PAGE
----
"The commander of that ship would certainly never have imagined that the lead would be used 2,000 years later for something that had to do with the Universe and the stars" - comments INFN President Roberto Petronzio - "History and Science can now speak to one another across the centuries, thanks to the research in High-Energy Physics".
"This lead," - explains Professor Ettore Fiorini - "which is responsible for the CUORE experiment, represents an extremely important material for shielding the apparatuses used to conduct research on rare events - a material that must be totally free of radioactive contamination".
Lucia Votano, Director of the INFN laboratories in Gran Sasso, explains that "it's great and unique that the most advanced and innovative technologies must rely on archaeology and the technology of the ancient Romans. The ancient lead recoverd from the bottom of the sea will be essential for protecting the experiment from natural radioactivity, which could obscure the rare process of neutrinoless double beta decay".
The Roman ship
Twenty years ago, an amateur scuba diver swimming off the coast of Oristano found a "navis oneraria magna", a 36-metre Roman ship dating back more than 2,000 years - between 80 and 50 BC - whose cargo consisted of a thousand lead forms. The ship had come from the area of the Sierra de Cartagena, in present-day Spain, and was probably headed towards Rome. In its hull, on a floor of copper, there were approximately 2000 lead bricks, together with various types of amphoras, four anchors, rigging, and everyday objects. The ship sank near the island that is today known as Mal di Ventre, a little more than one mile from the shore. Because the anchors were still in the prow and the bricks were in part still stacked, archaeologists believe that the ship sank without undergoing any sort of trauma and for reasons that are difficult to determine (perhaps intentionally sunk by the ship's commander himself). The relic and all that it contained remained under more than 30 metres of water on the sandy sea floor for 2000 years.
The lead bricks weigh about 33 kg each and are 46 centimetres long and nine centimetres thick. The weight corresponds to 100 Roman pounds, which by law was the maximum weight that could be carried by a slave.
The lead was a byproduct of silver extraction, yet in Roman times the market for lead was extremely important, given that it was widely used to produce everyday objects, such as water ducts, weights, and urns, and in the production of bronze coins and of the lead bullets for slings, a weapon used in battle by soldiers in ancient Rome. More than 200 of these bullets were found on the sunken ship.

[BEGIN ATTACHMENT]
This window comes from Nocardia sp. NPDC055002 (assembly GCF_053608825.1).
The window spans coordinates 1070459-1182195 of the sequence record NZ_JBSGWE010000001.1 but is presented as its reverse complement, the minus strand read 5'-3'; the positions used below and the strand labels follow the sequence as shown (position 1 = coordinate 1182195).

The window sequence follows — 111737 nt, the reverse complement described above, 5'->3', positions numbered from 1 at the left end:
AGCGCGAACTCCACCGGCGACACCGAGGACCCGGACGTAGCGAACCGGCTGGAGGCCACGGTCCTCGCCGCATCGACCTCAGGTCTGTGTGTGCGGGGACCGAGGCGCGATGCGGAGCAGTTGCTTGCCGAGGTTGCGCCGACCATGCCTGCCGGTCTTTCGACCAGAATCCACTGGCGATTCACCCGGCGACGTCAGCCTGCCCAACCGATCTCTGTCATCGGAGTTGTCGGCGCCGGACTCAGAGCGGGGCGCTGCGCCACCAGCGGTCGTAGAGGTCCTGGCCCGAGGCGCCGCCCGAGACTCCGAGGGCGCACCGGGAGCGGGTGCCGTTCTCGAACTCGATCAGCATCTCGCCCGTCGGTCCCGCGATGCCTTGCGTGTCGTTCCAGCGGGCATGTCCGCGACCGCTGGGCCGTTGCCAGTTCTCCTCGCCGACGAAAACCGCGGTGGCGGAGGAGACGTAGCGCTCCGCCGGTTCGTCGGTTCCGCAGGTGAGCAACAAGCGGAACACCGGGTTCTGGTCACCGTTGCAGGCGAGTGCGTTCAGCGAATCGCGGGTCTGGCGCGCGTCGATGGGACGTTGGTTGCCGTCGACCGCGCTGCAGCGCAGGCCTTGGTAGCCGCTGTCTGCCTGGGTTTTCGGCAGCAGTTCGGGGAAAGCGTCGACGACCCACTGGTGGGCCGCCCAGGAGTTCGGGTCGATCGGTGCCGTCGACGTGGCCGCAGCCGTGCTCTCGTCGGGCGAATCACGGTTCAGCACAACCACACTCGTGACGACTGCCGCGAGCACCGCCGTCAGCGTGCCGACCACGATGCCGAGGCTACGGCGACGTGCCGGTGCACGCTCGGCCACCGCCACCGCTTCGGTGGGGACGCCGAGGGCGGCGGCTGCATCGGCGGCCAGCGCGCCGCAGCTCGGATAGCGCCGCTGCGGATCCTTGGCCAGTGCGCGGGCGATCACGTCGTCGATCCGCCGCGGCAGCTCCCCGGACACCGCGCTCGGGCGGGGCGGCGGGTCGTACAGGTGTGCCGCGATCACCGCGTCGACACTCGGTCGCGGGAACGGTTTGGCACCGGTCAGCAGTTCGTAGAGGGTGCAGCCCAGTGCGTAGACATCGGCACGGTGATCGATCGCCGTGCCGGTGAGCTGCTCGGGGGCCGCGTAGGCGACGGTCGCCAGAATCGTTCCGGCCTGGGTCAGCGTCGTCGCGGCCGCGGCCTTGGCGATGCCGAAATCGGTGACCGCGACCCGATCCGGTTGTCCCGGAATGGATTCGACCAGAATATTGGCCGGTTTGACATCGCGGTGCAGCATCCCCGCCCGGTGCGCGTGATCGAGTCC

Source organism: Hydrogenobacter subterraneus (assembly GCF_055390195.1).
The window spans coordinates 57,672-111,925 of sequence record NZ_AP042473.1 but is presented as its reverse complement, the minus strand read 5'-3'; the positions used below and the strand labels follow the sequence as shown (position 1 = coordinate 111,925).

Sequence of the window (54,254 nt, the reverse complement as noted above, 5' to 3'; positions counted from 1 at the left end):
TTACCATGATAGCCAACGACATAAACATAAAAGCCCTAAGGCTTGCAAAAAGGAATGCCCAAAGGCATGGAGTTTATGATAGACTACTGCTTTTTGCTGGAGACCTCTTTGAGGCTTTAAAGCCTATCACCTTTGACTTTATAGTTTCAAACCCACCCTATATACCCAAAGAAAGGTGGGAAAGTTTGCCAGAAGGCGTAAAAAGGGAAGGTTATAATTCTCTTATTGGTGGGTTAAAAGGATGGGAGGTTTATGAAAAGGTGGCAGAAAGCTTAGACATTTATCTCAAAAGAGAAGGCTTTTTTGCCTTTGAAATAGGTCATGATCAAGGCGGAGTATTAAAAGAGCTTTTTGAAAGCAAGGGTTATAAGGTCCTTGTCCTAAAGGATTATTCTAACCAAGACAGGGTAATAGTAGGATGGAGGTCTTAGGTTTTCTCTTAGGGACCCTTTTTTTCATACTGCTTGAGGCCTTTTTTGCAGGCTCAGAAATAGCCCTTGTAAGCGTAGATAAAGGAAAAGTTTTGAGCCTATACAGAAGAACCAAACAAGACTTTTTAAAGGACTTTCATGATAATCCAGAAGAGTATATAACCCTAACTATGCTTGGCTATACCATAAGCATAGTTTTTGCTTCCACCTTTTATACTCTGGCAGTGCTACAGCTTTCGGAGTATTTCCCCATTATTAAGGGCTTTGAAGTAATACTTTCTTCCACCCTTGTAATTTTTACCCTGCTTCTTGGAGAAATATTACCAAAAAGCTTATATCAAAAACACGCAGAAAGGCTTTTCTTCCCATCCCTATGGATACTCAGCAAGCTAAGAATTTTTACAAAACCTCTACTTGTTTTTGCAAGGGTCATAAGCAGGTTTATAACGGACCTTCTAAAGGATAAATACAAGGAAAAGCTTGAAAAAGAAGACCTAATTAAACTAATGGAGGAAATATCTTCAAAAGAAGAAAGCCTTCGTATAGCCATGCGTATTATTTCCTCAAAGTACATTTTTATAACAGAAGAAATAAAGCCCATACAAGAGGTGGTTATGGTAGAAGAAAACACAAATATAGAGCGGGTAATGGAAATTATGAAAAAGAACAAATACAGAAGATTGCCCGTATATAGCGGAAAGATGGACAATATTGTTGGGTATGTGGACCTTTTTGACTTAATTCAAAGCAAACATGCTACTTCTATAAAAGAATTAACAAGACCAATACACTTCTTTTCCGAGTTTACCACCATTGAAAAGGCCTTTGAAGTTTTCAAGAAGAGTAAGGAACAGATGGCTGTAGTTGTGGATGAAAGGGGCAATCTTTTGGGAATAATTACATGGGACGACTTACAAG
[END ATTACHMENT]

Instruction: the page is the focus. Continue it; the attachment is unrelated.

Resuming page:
Each brick is engraved with an indication of who manufactured it, for example, Caius and Marcus Pontilieni, sons of Marcus; Quintus Appius, son of Caius; and Carulius Hispalius. These were families of Italian origin who were involved in mining in Spain. In various areas in the Mediterranean, archaeologists have found materials produced by the Pontilieni family and Caulius Hispalius, whereas Quintus Appius was unknown. Ancient lead is particularly useful not only for Physics experiments but also for certain uses in Information Technology. For this reason, throughout the world, lead found in ancient sunken ships (from the European galleons of the 15th century onwards to the ancient ships that sailed the Mediterranean Sea) is sought after.
The CUORE experiment
The CUORE experiment at the INFN National Laboratories in Gran Sasso is seeking to discover an extremely rare process known as "neutrinoless double beta decay", which would allow researchers to not only directly measure the mass of neutrinos but also to determine whether or not they are Majorana particles (i.e., with coinciding particles and anti-particles).
The extremely important implications of this experiment regard the world of both the infinitesimally small (i.e., that of elementary subatomic particles) and the infinitely large (i.e., the Universe and its evolution).
The CUORE experiment represents the most recent and ambitious development of the technique of bolometer of tellurium dioxide, with which the INFN has over 20 years of experience.
Thursday, April 15, 2010
The process of discovering and adapting the lead from an ancient shipwrek for use in CUORE was covered in Nature News. Read the article at nature.org.